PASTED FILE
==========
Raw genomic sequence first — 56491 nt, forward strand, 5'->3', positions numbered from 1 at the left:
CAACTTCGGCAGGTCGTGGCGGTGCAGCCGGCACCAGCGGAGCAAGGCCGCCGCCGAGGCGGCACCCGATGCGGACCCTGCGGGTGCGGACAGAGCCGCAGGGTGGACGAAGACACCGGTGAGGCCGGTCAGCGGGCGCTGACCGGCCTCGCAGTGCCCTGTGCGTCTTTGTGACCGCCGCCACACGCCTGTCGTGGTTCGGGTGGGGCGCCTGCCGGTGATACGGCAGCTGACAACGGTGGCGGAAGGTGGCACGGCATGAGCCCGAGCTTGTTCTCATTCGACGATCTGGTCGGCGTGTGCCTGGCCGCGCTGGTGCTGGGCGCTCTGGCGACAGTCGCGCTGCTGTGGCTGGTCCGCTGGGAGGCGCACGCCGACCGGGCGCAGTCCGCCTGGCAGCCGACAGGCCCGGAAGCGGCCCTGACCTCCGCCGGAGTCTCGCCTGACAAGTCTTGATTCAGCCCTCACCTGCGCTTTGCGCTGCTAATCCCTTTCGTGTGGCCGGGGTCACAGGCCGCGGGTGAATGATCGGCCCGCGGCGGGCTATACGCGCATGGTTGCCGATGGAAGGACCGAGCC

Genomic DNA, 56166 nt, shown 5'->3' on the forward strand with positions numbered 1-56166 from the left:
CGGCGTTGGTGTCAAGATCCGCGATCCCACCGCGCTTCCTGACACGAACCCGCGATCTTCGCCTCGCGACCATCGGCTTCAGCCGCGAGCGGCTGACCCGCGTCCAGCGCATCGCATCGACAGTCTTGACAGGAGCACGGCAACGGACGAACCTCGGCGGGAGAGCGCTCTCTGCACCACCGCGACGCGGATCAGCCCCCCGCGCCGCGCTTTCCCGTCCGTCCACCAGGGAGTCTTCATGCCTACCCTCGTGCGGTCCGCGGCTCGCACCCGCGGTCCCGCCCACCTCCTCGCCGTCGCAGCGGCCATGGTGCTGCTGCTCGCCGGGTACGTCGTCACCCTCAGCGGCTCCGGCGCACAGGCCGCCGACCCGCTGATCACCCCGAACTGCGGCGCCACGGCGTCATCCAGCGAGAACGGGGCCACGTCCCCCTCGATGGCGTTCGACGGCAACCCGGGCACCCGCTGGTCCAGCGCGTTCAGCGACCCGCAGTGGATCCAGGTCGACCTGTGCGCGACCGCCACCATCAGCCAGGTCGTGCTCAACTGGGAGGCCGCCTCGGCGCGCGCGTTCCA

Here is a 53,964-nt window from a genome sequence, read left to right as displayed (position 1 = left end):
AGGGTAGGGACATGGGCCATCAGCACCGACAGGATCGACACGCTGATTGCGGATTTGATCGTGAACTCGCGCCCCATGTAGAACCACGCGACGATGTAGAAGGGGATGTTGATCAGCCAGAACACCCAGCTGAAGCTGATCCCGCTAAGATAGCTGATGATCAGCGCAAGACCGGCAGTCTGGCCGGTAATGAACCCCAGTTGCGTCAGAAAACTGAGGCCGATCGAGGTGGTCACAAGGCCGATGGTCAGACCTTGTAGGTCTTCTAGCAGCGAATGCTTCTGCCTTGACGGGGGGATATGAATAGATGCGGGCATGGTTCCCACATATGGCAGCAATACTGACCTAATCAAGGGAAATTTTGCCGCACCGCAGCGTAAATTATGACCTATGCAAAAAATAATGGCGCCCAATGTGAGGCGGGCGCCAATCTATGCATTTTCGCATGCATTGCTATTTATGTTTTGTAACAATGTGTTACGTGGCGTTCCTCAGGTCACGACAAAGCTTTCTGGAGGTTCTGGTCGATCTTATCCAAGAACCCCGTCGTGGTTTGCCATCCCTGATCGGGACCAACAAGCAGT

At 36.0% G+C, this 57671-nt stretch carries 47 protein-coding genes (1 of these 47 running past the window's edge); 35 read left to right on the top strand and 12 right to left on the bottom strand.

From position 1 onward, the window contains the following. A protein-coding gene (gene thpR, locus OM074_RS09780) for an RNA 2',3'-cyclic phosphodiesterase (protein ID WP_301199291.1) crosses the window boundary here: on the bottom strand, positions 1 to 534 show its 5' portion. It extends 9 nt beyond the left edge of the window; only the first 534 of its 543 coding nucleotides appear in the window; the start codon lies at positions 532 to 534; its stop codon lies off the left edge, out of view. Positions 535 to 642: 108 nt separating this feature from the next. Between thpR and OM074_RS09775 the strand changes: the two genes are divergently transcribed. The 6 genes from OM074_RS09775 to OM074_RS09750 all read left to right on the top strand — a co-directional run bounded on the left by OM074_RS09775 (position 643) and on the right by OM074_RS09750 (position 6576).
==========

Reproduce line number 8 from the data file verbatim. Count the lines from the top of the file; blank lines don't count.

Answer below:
From position 1 onward, the window contains the following. A protein-coding gene (gene thpR, locus OM074_RS09780) for an RNA 2',3'-cyclic phosphodiesterase (protein ID WP_301199291.1) crosses the window boundary here: on the bottom strand, positions 1 to 534 show its 5' portion. It extends 9 nt beyond the left edge of the window; only the first 534 of its 543 coding nucleotides appear in the window; the start codon lies at positions 532 to 534; its stop codon lies off the left edge, out of view. Positions 535 to 642: 108 nt separating this feature from the next. Between thpR and OM074_RS09775 the strand changes: the two genes are divergently transcribed. The 6 genes from OM074_RS09775 to OM074_RS09750 all read left to right on the top strand — a co-directional run bounded on the left by OM074_RS09775 (position 643) and on the right by OM074_RS09750 (position 6576).